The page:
Thatcher’s Progress: From Social Democracy to Market Liberalism through an English New Town / Guy Ortolano
In 1979 Pete Wrong of the art collective and Punk band Crass was being interviewed by New Society about his graffiti operation on the London Underground: ‘We don’t just rip the posters down or spray them. We use stencils, neatly, to qualify them.
At the time of writing this review (early April 2020), Harry and Meghan had decamped to Los Angeles, Prince Charles was recovering from the coronavirus, and Queen Elizabeth had just delivered a rare television address to the British people urging resolve in the face of COVID-19.
In the preface of Catholic Nuns and Sisters in a Secular Age, Carmen M. Mangion admits ‘this was not a book I wanted to write. This was a book I thought should be written’ (p.xi).
Disability in industrial Britain: A cultural and literary history of impairment in the coal industry, 1880-1948 / Kirsti Bohata, Alexandra Jones, Mike Mantin, Steven Thompson
Danger, disaster and the loss of life are emblematic features of Britain’s cultural memory of coal mining. Netflix’s hit series, The Crown, prominently reinforced these motifs through its recent portrayal of the 1966 Aberfan disaster in South Wales.
Luke Blaxill’s book deserves to be seminal. Its unassuming title conceals a bracing methodological challenge: an argument for the application of specific digital techniques to the study of electoral politics.
AI Narratives: A History of Imaginative Thinking about Intelligent Machines / Stephen Cave, Kanta Dihal, Sarah Dillon
‘Artificial intelligence (AI)’ is a loaded term, rife with connotative contradiction that inspires debate, disagreement, and disillusion. But what is AI, really? How have our expectations of computational capability, and even a robot Armageddon, come to be? Why does it matter how we talk about increasingly sophisticated technology, not just in expository prose, but also in fiction?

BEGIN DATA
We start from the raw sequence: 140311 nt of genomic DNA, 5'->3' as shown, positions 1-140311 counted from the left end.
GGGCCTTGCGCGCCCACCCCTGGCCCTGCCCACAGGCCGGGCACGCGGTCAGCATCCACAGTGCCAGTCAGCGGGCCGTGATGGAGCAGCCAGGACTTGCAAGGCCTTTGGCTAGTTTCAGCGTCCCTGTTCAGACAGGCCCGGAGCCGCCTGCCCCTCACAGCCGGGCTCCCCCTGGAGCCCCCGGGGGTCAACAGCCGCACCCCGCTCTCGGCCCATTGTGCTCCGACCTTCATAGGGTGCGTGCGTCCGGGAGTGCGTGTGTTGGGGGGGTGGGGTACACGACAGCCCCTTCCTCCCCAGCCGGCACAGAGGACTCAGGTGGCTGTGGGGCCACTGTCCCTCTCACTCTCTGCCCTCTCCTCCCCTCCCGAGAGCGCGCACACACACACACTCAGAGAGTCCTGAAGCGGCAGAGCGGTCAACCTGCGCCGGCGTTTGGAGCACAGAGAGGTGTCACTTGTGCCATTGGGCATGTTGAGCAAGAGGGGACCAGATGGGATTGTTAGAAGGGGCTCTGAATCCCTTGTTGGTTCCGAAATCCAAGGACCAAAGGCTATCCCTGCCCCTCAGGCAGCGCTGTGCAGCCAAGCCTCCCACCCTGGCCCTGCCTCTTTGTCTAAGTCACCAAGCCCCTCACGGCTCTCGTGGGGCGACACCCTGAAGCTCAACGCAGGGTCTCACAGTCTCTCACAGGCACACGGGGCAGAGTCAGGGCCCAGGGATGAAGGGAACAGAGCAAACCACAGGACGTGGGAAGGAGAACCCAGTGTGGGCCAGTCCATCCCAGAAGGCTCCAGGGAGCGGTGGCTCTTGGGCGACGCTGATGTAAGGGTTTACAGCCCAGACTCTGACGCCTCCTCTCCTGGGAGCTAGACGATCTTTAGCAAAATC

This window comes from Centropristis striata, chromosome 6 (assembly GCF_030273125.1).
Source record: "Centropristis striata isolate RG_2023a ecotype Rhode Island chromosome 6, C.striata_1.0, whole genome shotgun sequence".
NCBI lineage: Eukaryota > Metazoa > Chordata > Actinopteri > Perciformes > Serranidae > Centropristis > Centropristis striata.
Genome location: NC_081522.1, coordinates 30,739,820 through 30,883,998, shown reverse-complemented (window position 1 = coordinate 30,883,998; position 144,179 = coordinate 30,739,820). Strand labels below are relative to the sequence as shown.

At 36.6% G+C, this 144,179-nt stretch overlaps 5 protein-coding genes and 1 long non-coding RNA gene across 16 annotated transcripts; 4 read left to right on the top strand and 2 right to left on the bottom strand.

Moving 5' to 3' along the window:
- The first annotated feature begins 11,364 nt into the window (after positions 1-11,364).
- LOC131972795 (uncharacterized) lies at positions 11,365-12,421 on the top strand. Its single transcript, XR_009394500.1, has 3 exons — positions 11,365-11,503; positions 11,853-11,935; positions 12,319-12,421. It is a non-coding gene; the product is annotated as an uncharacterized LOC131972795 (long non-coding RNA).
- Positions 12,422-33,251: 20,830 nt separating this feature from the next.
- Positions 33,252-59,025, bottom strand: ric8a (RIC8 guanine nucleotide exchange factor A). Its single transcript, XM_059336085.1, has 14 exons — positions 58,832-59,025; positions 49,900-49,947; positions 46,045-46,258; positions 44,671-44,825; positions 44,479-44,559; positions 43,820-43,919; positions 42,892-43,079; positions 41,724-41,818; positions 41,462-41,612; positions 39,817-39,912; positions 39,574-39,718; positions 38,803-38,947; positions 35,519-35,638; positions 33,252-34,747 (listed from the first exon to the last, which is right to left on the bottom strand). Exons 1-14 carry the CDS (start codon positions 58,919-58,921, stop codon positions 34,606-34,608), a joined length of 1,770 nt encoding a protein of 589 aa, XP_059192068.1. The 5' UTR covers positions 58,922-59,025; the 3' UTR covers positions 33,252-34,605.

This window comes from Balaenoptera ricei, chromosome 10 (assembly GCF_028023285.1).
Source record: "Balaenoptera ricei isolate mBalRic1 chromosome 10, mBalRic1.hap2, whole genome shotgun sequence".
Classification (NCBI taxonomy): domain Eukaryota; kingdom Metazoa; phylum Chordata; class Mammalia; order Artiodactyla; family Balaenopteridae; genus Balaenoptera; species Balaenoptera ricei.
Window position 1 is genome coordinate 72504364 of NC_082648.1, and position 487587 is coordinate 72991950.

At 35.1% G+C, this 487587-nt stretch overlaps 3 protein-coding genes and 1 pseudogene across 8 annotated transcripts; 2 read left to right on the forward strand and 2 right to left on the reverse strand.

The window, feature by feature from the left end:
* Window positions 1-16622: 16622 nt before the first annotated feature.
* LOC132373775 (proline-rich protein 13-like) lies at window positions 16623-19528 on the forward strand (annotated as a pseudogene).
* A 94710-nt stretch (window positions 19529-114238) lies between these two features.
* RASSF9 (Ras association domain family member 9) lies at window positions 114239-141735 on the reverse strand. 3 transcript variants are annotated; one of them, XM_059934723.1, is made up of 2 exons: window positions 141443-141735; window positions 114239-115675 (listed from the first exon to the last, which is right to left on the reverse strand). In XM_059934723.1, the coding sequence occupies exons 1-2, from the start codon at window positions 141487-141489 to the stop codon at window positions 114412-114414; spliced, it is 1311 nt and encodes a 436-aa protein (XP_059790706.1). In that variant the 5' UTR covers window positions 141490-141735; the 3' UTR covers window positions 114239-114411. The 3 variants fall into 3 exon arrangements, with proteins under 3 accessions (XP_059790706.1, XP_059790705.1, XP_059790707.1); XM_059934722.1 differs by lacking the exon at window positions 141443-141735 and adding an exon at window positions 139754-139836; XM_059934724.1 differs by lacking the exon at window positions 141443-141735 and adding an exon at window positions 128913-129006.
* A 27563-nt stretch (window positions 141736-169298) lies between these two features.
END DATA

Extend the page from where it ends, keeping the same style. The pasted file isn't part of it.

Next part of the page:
Paul O’Leary’s Claiming the Streets: Processions and Urban Culture in South Wales, c.1830–1880 provides a detailed and lively account of mid 19th-century processional culture. It takes us on a journey through Cardiff, Merthyr Tydfil, Neath and Swansea and investigates the diversity and complexity of street procession in these towns.
Martin Johnes is an industrious historian of 20th–century Wales, and has published extensively on topics such as sport, national identity, the 1966 Aberfan disaster and the civic history of Cardiff.(1) Wales since 1939 is a fusion of several of these endeavours (and more), and one which has produced an integrated and fresh perspective on modern Wales.
In January 1988, hundreds of people gathered in Cardiff for a rally organised by ‘Wales Against Clause 28’. Held aloft ‘were signs identifying the places the mainly lesbian and gay marchers had lived and where they were from to disprove the popular notion that “there were no gays in Wales”.’ (p.